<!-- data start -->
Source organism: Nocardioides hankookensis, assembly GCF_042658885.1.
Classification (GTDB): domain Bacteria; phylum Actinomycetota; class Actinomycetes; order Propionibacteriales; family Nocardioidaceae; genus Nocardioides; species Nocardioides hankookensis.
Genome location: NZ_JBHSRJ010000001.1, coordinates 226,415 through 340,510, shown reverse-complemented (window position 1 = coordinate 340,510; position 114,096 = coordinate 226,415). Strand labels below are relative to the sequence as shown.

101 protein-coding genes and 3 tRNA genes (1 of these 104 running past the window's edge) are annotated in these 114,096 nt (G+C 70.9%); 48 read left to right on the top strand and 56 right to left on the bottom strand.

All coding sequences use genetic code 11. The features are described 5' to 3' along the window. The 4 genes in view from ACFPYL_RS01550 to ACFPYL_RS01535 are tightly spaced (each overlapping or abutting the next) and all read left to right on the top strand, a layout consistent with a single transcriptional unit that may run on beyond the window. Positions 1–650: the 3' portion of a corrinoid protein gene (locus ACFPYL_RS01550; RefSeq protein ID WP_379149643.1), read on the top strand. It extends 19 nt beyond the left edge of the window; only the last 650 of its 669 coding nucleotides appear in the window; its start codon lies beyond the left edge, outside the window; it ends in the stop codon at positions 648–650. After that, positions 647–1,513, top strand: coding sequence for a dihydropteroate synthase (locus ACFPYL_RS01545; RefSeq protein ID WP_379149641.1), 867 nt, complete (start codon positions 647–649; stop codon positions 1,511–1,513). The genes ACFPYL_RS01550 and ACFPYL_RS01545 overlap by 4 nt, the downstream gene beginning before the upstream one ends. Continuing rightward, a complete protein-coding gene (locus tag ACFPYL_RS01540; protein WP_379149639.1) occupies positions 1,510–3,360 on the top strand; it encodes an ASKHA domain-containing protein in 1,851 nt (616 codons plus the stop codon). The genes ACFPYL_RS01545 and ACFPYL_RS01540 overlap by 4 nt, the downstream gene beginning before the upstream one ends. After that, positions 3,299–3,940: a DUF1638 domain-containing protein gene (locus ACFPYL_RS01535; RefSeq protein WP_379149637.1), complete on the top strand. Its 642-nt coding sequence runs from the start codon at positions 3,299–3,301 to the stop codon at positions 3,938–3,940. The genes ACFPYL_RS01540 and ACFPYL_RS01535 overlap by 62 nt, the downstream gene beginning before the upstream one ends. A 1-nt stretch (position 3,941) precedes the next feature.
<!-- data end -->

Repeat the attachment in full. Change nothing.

Source organism: Nocardioides hankookensis, assembly GCF_042658885.1.
Classification (GTDB): domain Bacteria; phylum Actinomycetota; class Actinomycetes; order Propionibacteriales; family Nocardioidaceae; genus Nocardioides; species Nocardioides hankookensis.
Genome location: NZ_JBHSRJ010000001.1, coordinates 226,415 through 340,510, shown reverse-complemented (window position 1 = coordinate 340,510; position 114,096 = coordinate 226,415). Strand labels below are relative to the sequence as shown.

101 protein-coding genes and 3 tRNA genes (1 of these 104 running past the window's edge) are annotated in these 114,096 nt (G+C 70.9%); 48 read left to right on the top strand and 56 right to left on the bottom strand.

All coding sequences use genetic code 11. The features are described 5' to 3' along the window. The 4 genes in view from ACFPYL_RS01550 to ACFPYL_RS01535 are tightly spaced (each overlapping or abutting the next) and all read left to right on the top strand, a layout consistent with a single transcriptional unit that may run on beyond the window. Positions 1–650: the 3' portion of a corrinoid protein gene (locus ACFPYL_RS01550; RefSeq protein ID WP_379149643.1), read on the top strand. It extends 19 nt beyond the left edge of the window; only the last 650 of its 669 coding nucleotides appear in the window; its start codon lies beyond the left edge, outside the window; it ends in the stop codon at positions 648–650. After that, positions 647–1,513, top strand: coding sequence for a dihydropteroate synthase (locus ACFPYL_RS01545; RefSeq protein ID WP_379149641.1), 867 nt, complete (start codon positions 647–649; stop codon positions 1,511–1,513). The genes ACFPYL_RS01550 and ACFPYL_RS01545 overlap by 4 nt, the downstream gene beginning before the upstream one ends. Continuing rightward, a complete protein-coding gene (locus tag ACFPYL_RS01540; protein WP_379149639.1) occupies positions 1,510–3,360 on the top strand; it encodes an ASKHA domain-containing protein in 1,851 nt (616 codons plus the stop codon). The genes ACFPYL_RS01545 and ACFPYL_RS01540 overlap by 4 nt, the downstream gene beginning before the upstream one ends. After that, positions 3,299–3,940: a DUF1638 domain-containing protein gene (locus ACFPYL_RS01535; RefSeq protein WP_379149637.1), complete on the top strand. Its 642-nt coding sequence runs from the start codon at positions 3,299–3,301 to the stop codon at positions 3,938–3,940. The genes ACFPYL_RS01540 and ACFPYL_RS01535 overlap by 62 nt, the downstream gene beginning before the upstream one ends. A 1-nt stretch (position 3,941) precedes the next feature.